The height control function will be first described. The unit 34 reads the outputs from the sensors 31F and 31R. The heights detected by the sensors 31F and 31R are compared by the unit 34 with target heights. The unit 34 supplies control signals to the corresponding solenoid valves such that the detected heights are equal with the target heights. The respective valves are closed during normal straight line driving. In this state, neither air supply nor air exhaustion is performed, and the air spring chambers of the right suspension units communicate with those of the left suspension units, maintaining an identical pressure.

The height control mode will be described in detail hereinafter.

When the heights detected by the sensors 31F and 31R are lower than the target heights, the unit 34 supplies the control signal to the valve 19 which is turned on and set in the state of FIG. 3A. At the same time, the valve 20 is turned on and set in the state of FIG. 2A. Since the valves 22, 23, 24 and 25 are not turned on, they are kept in the state of FIG. 2B. For this reason, the compressed air is supplied from the tank 15a to the chambers 3 of the units FS1 and FS2 through the valve 19, the path L, the valves 20 and 21 and the valve 22 or 23. At the same time, the compressed air is supplied from the tank 15a to the chambers 3 of the units RS1 and RS2 through the valve 19, the path L, the valves 20 and 24, and the valve 25 or 26. Therefore, the front and rear heights are increased. When the heights detected by the sensors 31F and 31R coincide with the target heights, respectively, the valve 19 is closed in response to the control signal supplied from the unit 34, thereby completing height control.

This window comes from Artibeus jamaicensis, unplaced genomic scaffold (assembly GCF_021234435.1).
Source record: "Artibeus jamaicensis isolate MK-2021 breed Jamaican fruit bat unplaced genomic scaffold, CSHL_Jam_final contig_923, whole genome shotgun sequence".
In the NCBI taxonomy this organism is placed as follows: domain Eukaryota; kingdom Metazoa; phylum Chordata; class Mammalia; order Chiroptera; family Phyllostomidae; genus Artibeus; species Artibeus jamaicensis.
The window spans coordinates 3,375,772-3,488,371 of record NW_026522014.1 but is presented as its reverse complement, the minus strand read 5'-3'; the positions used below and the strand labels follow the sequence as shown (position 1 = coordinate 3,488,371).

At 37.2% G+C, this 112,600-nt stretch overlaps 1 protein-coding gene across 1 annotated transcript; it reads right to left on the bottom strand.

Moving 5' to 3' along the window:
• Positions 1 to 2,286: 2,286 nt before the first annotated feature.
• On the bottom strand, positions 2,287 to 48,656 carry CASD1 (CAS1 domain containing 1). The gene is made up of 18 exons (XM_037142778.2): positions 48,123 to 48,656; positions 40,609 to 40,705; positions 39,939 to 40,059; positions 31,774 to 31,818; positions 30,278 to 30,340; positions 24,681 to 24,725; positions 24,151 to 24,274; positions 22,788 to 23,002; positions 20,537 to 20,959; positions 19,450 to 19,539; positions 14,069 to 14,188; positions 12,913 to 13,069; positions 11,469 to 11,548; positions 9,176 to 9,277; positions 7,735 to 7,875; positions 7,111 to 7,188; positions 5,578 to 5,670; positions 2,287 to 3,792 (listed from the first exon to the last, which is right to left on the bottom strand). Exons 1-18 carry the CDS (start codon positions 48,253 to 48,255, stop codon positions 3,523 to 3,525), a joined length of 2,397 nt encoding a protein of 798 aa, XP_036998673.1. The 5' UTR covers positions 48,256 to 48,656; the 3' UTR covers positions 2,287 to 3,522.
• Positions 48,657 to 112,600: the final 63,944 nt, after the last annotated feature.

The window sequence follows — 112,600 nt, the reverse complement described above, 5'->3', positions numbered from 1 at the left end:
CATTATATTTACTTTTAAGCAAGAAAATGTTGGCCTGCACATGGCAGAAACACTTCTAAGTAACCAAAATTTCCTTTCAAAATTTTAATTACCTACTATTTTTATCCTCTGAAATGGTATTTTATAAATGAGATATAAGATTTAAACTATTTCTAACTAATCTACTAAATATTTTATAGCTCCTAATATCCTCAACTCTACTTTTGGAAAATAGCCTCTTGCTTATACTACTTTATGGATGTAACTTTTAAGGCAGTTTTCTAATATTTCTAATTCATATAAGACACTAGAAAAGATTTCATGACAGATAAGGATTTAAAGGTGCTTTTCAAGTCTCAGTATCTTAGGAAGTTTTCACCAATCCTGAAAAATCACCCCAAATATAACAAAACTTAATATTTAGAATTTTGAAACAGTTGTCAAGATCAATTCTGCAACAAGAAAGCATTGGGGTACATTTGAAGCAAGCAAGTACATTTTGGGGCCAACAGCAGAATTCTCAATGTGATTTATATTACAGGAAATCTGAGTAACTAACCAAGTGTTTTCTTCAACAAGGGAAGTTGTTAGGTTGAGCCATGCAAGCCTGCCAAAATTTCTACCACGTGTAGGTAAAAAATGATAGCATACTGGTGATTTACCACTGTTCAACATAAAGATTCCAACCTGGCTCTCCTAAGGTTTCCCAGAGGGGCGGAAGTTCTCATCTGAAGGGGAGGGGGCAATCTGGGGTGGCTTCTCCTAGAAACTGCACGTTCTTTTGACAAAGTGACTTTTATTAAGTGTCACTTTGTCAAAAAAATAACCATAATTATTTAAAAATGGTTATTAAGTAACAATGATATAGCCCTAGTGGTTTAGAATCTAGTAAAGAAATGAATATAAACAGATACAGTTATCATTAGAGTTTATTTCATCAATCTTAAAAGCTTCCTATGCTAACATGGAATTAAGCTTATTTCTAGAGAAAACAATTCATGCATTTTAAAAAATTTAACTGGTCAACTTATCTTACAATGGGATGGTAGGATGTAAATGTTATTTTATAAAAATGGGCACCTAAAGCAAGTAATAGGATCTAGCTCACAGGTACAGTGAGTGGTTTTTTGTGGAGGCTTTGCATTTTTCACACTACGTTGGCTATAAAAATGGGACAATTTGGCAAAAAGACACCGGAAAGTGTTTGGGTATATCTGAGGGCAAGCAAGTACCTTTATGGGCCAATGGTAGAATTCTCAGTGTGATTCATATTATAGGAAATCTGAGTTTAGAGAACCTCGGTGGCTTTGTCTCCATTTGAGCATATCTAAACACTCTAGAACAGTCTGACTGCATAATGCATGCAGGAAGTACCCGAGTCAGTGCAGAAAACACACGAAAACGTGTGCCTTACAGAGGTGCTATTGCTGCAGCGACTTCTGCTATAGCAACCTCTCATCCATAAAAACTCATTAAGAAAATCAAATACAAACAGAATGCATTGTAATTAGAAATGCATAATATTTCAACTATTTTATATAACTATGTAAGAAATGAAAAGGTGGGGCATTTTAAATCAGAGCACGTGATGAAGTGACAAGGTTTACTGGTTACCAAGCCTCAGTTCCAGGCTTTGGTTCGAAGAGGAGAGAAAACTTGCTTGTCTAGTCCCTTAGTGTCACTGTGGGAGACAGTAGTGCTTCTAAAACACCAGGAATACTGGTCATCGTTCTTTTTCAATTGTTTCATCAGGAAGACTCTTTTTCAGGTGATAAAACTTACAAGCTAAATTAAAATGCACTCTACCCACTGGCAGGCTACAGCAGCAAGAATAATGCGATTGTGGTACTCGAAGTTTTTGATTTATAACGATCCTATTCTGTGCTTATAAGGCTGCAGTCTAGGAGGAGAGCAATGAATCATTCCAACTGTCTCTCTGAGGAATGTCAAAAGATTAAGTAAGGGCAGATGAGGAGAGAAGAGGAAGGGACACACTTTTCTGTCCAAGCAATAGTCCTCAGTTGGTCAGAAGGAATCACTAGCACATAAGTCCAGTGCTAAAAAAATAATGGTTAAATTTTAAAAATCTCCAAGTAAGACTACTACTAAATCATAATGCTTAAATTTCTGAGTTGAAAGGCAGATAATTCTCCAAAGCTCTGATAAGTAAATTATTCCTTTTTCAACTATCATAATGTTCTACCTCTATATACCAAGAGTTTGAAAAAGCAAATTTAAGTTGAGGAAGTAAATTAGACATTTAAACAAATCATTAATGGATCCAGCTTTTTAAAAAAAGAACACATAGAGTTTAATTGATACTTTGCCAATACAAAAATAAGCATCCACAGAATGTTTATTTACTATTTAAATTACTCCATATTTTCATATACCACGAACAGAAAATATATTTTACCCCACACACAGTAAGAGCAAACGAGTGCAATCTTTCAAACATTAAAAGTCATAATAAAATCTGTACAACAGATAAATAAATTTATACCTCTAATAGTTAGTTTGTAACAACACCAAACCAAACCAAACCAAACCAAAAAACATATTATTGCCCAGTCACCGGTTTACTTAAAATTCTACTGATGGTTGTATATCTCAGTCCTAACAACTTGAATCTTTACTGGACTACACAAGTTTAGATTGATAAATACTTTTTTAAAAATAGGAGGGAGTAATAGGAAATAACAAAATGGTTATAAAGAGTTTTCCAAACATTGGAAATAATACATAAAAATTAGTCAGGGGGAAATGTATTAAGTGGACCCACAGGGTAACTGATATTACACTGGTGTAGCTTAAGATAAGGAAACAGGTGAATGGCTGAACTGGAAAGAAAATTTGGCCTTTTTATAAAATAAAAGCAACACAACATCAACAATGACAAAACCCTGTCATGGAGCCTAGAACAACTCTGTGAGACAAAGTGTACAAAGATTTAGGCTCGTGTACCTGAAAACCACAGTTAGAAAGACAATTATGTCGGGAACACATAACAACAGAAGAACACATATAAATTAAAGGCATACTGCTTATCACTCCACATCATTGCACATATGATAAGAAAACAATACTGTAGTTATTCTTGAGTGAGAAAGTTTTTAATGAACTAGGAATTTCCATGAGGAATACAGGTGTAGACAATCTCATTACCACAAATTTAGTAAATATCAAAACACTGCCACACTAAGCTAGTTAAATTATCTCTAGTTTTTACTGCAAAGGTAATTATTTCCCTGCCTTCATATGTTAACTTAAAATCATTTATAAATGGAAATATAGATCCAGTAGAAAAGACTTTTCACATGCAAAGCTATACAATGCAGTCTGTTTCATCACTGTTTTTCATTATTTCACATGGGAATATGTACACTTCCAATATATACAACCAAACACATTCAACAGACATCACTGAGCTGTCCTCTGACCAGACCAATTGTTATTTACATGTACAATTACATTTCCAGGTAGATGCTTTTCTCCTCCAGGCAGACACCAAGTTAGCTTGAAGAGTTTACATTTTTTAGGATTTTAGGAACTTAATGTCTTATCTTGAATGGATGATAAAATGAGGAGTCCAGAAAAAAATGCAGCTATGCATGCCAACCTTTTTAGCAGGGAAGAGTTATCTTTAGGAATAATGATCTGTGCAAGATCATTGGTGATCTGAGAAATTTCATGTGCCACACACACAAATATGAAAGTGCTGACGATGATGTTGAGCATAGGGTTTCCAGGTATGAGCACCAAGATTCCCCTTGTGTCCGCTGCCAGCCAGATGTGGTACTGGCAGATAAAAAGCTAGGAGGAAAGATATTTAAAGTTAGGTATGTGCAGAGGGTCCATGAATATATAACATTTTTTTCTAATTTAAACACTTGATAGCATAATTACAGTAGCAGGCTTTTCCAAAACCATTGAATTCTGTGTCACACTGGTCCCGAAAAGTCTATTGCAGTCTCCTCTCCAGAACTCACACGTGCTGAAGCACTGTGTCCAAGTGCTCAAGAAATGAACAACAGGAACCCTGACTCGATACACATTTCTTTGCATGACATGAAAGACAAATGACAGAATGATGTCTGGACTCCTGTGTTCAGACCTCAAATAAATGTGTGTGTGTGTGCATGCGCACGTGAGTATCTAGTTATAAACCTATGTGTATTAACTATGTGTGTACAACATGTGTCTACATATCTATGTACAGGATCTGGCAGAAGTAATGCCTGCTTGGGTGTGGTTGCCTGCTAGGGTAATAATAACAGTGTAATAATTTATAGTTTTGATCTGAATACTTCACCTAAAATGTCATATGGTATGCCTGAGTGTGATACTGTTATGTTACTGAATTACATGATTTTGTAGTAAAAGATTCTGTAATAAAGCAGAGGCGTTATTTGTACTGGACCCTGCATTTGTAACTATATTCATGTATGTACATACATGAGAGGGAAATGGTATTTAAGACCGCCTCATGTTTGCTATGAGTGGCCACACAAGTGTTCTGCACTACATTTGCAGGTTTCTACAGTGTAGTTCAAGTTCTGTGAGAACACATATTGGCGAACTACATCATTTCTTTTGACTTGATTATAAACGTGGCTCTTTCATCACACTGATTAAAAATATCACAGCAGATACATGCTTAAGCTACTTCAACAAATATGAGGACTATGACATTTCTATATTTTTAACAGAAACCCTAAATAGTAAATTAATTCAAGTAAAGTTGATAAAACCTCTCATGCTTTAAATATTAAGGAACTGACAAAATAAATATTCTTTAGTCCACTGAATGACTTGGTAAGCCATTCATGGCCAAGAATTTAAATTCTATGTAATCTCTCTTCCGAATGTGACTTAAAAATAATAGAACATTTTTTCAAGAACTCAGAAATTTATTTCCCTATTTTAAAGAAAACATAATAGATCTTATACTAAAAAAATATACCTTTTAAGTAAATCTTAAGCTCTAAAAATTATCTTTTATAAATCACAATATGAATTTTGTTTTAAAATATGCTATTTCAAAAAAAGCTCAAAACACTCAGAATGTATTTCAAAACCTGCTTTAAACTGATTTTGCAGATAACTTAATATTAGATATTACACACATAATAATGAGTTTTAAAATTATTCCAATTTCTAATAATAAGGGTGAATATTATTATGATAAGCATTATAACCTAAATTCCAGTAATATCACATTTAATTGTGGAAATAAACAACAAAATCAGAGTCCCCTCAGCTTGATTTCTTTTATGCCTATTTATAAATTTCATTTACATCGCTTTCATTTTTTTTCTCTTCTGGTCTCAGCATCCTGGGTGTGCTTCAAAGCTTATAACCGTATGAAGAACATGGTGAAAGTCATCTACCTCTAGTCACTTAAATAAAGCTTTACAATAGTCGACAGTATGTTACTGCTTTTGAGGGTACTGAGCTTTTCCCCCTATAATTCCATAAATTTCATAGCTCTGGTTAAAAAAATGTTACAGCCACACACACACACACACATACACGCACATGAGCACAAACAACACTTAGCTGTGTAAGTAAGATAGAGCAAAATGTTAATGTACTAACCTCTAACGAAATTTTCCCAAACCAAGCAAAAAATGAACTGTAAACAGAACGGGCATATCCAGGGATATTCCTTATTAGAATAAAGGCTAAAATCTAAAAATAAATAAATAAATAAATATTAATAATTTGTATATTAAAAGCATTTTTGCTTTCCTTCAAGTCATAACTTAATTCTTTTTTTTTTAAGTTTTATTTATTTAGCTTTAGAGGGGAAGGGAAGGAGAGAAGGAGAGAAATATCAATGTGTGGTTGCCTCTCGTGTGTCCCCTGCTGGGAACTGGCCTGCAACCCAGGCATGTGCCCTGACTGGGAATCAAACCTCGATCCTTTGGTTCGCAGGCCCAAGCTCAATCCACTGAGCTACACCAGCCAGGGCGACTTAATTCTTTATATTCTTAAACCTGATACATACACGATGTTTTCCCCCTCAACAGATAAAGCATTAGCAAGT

However, when the heights detected by the sensors 31F and 31R are higher than the target heights, the unit 34 supplies the control signals to the valves 22, 23, 25, 26, 27 and 28 which are then set in the state of FIG. 2A. At the same time, the valve 30 is turned on and set in the state of FIG. 3A. For this reason, part of the compressed air is exhausted from the chambers 3 of the units FS1, FS2, RS1 and RS2 into the air through the valves 22, 23, 25 and 26, the path M, the valve 28, the drier 13, the valves 30 and 45 and the cleaner 12, so that the actual front and rear heights are decreased. When the actual heights coincide with the target heights, the valves 22, 23, 25, 26, 27, 28 and 30 are closed in response to the control signals from the unit 34, thereby completing height control.